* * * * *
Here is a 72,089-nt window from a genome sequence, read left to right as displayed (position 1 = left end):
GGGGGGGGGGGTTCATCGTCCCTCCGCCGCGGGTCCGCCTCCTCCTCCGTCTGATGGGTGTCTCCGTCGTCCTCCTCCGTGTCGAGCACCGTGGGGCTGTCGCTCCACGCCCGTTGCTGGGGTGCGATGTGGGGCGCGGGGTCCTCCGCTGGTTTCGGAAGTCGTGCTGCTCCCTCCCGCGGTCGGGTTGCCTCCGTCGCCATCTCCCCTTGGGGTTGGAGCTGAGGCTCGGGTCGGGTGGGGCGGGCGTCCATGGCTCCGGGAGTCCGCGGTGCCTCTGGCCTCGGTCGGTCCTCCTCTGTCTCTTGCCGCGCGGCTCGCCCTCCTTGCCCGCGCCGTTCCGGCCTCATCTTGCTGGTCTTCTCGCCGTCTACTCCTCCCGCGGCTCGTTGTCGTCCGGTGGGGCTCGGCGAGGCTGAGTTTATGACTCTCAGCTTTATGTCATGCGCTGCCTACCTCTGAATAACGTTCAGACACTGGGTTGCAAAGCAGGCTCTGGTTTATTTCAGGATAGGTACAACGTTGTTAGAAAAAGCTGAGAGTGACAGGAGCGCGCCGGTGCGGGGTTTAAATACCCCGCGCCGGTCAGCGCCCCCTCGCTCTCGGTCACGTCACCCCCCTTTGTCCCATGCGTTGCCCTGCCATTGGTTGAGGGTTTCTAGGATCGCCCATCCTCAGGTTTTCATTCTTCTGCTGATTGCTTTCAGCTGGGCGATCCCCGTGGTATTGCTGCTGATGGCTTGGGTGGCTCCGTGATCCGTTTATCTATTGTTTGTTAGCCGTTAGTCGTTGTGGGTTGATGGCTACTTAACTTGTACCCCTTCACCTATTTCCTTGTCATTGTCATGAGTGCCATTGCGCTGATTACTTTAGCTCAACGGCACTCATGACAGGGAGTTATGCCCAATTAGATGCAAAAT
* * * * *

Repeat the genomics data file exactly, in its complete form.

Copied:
Here is a 72,089-nt window from a genome sequence, read left to right as displayed (position 1 = left end):
GGGGGGGGGGGTTCATCGTCCCTCCGCCGCGGGTCCGCCTCCTCCTCCGTCTGATGGGTGTCTCCGTCGTCCTCCTCCGTGTCGAGCACCGTGGGGCTGTCGCTCCACGCCCGTTGCTGGGGTGCGATGTGGGGCGCGGGGTCCTCCGCTGGTTTCGGAAGTCGTGCTGCTCCCTCCCGCGGTCGGGTTGCCTCCGTCGCCATCTCCCCTTGGGGTTGGAGCTGAGGCTCGGGTCGGGTGGGGCGGGCGTCCATGGCTCCGGGAGTCCGCGGTGCCTCTGGCCTCGGTCGGTCCTCCTCTGTCTCTTGCCGCGCGGCTCGCCCTCCTTGCCCGCGCCGTTCCGGCCTCATCTTGCTGGTCTTCTCGCCGTCTACTCCTCCCGCGGCTCGTTGTCGTCCGGTGGGGCTCGGCGAGGCTGAGTTTATGACTCTCAGCTTTATGTCATGCGCTGCCTACCTCTGAATAACGTTCAGACACTGGGTTGCAAAGCAGGCTCTGGTTTATTTCAGGATAGGTACAACGTTGTTAGAAAAAGCTGAGAGTGACAGGAGCGCGCCGGTGCGGGGTTTAAATACCCCGCGCCGGTCAGCGCCCCCTCGCTCTCGGTCACGTCACCCCCCTTTGTCCCATGCGTTGCCCTGCCATTGGTTGAGGGTTTCTAGGATCGCCCATCCTCAGGTTTTCATTCTTCTGCTGATTGCTTTCAGCTGGGCGATCCCCGTGGTATTGCTGCTGATGGCTTGGGTGGCTCCGTGATCCGTTTATCTATTGTTTGTTAGCCGTTAGTCGTTGTGGGTTGATGGCTACTTAACTTGTACCCCTTCACCTATTTCCTTGTCATTGTCATGAGTGCCATTGCGCTGATTACTTTAGCTCAACGGCACTCATGACAGGGAGTTATGCCCAATTAGATGCAAAAT